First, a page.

Agustin Arellano: Reigning the Field
American polo player Agustin Arellano shares his recent success at the World Polo Championship in The Palm Beaches and his dedication to conservation work.
Imagine growing up following the movements of the sun. For Agustin Arellano, this was his reality as a boy who was raised in a polo-playing family. His father, Julio Arellano, led Team USA and ranked as a top-rated polo player for decades. Travelling with the seasons, in the summer Arellano and his family would spend time in Sheridan, Wyoming and then, in the winters, in Palm Beach. And then during the off-seasons his family would either be in Argentina or South Carolina. But, despite the constant movement, Arellano always found himself at home on the polo field.
Perhaps for this reason, at 14 Arellano became professionally involved in the sport, following in his father’s footsteps. And at just 15, he represented the U.S. team in the under-16 tournament held in Tianjin, China. Despite how naturally polo came to Arellano, a career in the sport was never an expectation or source of pressure. “I was on a horse before I could walk. The nice thing about my family, though, is they never pushed horses on me. They weren’t like, ‘You have to like horses,’”
“Horses are such soulful animals that are incredible, and so I couldn’t imagine myself not having that in my life.”
If polo was Arellano’s first passion, philanthropy is his lifelong love. Working closely with the conservation organization Fauna & Flora International, his mother played a large part in instilling conservation work at an early age. “My upbringing was pretty unique, between [my dad] and my mom. She also played [polo], but she was such an animal person, so I feel like between the two of them, my mom is into saving animals. It made me who I am today, because I’m so passionate about horses and conservation.”
As the first openly gay player in the World Cup, Arellano is breaking barriers both professionally and personally. “I’m really proud to be the only professional polo player in the United States that’s out. And to be able to do that, especially because growing up I didn’t feel like there was that sort of representation.”
Not only is Arellano an athlete, he is also a model (which comes as no surprise given his striking looks and 6-foot-3 stature). “One of the biggest things for me was that I wanted a voice to be able to talk about things that I care about, and I think modelling is really giving me that.”
We spoke with the polo-player-turned-model to see what it’s like reigning the field.
Q: What does the connection with the horse mean to you?
A: I think that’s probably the most important thing to me when it comes to polo. If I wasn’t playing polo, I’d be doing something else with horses. There are so many cool facts about horses, like they can hear your heartbeat from five feet away. It’s just incredible to me that we get to have this big partnership like that with a 1,000-pound animal. They’re just these huge, amazing, soulful animals, and they totally create that connection and are able to do the amazing things that they allow us to do. To me, it’s phenomenal. There’s no other word for it.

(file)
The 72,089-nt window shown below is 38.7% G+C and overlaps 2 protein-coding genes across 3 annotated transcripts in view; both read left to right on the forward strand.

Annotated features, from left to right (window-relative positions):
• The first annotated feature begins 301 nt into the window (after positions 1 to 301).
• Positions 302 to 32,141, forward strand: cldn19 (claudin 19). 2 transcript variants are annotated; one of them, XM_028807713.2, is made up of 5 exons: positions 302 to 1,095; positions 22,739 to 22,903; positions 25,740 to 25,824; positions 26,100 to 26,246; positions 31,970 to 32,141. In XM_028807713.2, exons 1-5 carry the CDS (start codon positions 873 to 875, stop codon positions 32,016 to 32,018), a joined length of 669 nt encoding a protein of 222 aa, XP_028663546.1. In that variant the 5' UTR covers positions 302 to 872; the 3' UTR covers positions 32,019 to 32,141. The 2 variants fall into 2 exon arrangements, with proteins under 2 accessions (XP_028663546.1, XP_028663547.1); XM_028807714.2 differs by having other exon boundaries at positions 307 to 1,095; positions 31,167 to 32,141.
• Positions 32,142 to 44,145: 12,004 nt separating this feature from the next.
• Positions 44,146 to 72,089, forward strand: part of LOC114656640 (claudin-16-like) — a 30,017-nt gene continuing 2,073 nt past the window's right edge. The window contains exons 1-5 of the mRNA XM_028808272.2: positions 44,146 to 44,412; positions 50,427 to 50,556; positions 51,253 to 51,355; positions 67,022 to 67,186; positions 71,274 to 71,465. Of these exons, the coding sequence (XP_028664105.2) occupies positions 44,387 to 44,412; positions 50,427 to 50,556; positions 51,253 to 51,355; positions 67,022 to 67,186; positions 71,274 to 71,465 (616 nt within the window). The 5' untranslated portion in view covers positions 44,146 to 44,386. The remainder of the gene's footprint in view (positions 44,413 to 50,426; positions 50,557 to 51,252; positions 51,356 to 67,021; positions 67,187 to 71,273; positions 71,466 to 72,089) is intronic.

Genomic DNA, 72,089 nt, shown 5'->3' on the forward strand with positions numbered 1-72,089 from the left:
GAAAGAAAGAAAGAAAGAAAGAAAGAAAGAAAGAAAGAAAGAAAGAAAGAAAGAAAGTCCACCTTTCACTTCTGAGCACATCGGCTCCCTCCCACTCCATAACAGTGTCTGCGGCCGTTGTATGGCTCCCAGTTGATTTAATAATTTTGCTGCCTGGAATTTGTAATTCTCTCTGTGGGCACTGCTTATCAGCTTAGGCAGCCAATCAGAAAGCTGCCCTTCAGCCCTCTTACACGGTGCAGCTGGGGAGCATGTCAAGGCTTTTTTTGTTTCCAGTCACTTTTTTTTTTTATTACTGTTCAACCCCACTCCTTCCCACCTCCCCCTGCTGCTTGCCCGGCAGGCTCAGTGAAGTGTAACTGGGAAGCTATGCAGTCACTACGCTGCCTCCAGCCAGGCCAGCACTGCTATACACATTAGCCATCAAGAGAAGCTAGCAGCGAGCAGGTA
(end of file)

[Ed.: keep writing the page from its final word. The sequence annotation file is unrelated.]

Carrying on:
I really want to live my life where I’m leaving wherever I touched a little bit better than I found it.
Q: How do you mentally prepare yourself, knowing that everything can’t be calculated?
A: It’s actually become a really big part of my life now, the mental capacity. I think any sportsman will tell you the same, but I’ve worked a lot with a coach on it because I was actually getting to a point in my career where I was getting really nervous before games and it kind of crept up on me. My whole career, I was never nervous for games, I was just excited to be out there because that’s where my mentality is just happy to be. But I was getting really nervous before games until the very second that I got on the horse, and it was really getting to my head. I started with a coach and she suggested meditation. And I said, okay, but I can’t meditate on the field. And she’s like, yeah, but you can visualize how the whole game goes beforehand, get your breathing in between plays, get your breathing right. We’ve really worked on breathing. I just recently finished the World Cup, where we got the silver medal, which is really exciting. It was a lot of pressure, but it came down to the breathing. If you can be really present, it makes you think so much clearer. And it makes it safer and everything because your mind is so clear. You can make better decisions.
Q: What would you say are the biggest life lessons that you’ve taken from the sport?
A: I think more than anything, I learn from horses. You know, you can’t really have a bad day when you have to ride a horse, because they’re reading so much of your energy. The other one is discipline. I think a lot of life comes down to discipline, and you’re not truly free unless you have control over yourself. I think horses have really taught me that. Their peaceful nature has also taught me so much about how we can create this partnership, and that bred a whole new sort of love for nature and animals because it’s just this sort of tranquil knowing and peace. Horses have brought me a lot of peace as well.